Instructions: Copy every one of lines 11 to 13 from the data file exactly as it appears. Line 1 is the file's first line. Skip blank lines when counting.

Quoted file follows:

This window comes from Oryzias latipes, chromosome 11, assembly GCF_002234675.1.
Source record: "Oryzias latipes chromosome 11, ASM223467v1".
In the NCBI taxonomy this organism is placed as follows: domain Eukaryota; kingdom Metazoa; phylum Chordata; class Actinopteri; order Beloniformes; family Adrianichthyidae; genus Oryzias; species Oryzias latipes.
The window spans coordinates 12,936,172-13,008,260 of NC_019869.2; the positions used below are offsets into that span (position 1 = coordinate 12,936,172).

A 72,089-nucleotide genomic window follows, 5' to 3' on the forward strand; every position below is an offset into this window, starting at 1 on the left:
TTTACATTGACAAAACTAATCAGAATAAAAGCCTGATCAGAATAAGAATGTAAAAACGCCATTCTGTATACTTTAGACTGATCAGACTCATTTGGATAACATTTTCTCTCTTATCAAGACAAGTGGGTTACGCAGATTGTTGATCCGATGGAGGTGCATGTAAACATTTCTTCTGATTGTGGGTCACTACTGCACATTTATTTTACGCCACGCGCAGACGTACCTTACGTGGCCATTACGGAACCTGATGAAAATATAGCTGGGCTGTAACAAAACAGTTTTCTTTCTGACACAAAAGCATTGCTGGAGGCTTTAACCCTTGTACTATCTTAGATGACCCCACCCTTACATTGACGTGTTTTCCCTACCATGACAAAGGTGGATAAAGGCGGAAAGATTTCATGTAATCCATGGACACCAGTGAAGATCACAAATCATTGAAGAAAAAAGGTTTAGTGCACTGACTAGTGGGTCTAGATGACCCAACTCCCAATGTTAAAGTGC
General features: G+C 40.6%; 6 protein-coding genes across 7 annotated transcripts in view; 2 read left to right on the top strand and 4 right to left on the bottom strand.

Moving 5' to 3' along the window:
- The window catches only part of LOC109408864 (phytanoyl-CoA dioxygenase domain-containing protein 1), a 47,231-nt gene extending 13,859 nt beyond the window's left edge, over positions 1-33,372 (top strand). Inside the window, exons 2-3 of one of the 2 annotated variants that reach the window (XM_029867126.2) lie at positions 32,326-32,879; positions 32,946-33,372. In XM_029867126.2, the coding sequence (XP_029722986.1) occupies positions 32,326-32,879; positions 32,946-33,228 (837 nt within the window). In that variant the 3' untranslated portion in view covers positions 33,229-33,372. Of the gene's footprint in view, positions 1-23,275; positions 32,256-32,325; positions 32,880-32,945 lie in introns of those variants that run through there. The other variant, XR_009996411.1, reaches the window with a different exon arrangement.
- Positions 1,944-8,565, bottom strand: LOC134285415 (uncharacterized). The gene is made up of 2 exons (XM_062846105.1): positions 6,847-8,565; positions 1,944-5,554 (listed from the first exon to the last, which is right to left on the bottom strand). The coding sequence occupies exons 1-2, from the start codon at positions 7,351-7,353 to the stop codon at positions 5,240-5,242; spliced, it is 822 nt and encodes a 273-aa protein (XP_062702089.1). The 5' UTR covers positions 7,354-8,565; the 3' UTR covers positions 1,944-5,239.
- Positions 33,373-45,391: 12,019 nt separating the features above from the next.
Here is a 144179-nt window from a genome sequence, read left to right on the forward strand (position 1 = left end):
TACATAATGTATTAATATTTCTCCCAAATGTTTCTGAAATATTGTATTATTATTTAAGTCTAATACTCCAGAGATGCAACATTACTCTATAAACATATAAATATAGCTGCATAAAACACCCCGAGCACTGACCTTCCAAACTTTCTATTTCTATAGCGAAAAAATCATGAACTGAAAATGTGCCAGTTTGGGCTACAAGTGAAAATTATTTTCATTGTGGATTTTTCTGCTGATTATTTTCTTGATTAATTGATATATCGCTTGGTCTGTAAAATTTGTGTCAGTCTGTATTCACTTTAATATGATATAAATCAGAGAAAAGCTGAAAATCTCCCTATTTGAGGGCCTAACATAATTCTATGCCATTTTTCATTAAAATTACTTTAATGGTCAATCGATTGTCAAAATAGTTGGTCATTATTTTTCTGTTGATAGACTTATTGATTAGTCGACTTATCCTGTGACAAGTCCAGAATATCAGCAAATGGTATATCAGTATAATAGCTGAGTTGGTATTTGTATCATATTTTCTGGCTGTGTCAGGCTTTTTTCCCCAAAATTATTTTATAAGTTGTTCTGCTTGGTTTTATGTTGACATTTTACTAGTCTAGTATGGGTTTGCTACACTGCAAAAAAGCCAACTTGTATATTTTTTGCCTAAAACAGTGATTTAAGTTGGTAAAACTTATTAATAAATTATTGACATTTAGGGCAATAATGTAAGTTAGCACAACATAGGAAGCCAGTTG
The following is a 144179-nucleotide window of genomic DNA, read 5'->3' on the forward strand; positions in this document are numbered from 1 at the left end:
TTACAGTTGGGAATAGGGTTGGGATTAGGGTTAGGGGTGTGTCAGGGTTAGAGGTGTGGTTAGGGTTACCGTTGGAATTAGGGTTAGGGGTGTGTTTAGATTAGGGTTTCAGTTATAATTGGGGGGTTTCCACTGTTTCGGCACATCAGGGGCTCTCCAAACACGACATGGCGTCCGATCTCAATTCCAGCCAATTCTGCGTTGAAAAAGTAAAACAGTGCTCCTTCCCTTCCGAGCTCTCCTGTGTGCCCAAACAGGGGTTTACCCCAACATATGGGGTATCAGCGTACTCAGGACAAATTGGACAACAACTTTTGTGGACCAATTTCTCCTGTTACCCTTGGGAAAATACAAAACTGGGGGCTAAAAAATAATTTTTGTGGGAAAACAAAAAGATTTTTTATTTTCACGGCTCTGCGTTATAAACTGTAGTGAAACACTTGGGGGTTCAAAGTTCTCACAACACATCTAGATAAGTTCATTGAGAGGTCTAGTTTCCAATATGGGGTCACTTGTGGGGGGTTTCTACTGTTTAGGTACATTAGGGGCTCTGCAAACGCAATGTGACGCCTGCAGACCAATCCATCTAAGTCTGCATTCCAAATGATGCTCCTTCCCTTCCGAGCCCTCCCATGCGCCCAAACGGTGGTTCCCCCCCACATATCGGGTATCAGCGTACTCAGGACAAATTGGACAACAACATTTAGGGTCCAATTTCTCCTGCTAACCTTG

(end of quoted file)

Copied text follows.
- Positions 33,373-45,391: 12,019 nt separating the features above from the next.
Here is a 144179-nt window from a genome sequence, read left to right on the forward strand (position 1 = left end):
TACATAATGTATTAATATTTCTCCCAAATGTTTCTGAAATATTGTATTATTATTTAAGTCTAATACTCCAGAGATGCAACATTACTCTATAAACATATAAATATAGCTGCATAAAACACCCCGAGCACTGACCTTCCAAACTTTCTATTTCTATAGCGAAAAAATCATGAACTGAAAATGTGCCAGTTTGGGCTACAAGTGAAAATTATTTTCATTGTGGATTTTTCTGCTGATTATTTTCTTGATTAATTGATATATCGCTTGGTCTGTAAAATTTGTGTCAGTCTGTATTCACTTTAATATGATATAAATCAGAGAAAAGCTGAAAATCTCCCTATTTGAGGGCCTAACATAATTCTATGCCATTTTTCATTAAAATTACTTTAATGGTCAATCGATTGTCAAAATAGTTGGTCATTATTTTTCTGTTGATAGACTTATTGATTAGTCGACTTATCCTGTGACAAGTCCAGAATATCAGCAAATGGTATATCAGTATAATAGCTGAGTTGGTATTTGTATCATATTTTCTGGCTGTGTCAGGCTTTTTTCCCCAAAATTATTTTATAAGTTGTTCTGCTTGGTTTTATGTTGACATTTTACTAGTCTAGTATGGGTTTGCTACACTGCAAAAAAGCCAACTTGTATATTTTTTGCCTAAAACAGTGATTTAAGTTGGTAAAACTTATTAATAAATTATTGACATTTAGGGCAATAATGTAAGTTAGCACAACATAGGAAGCCAGTTG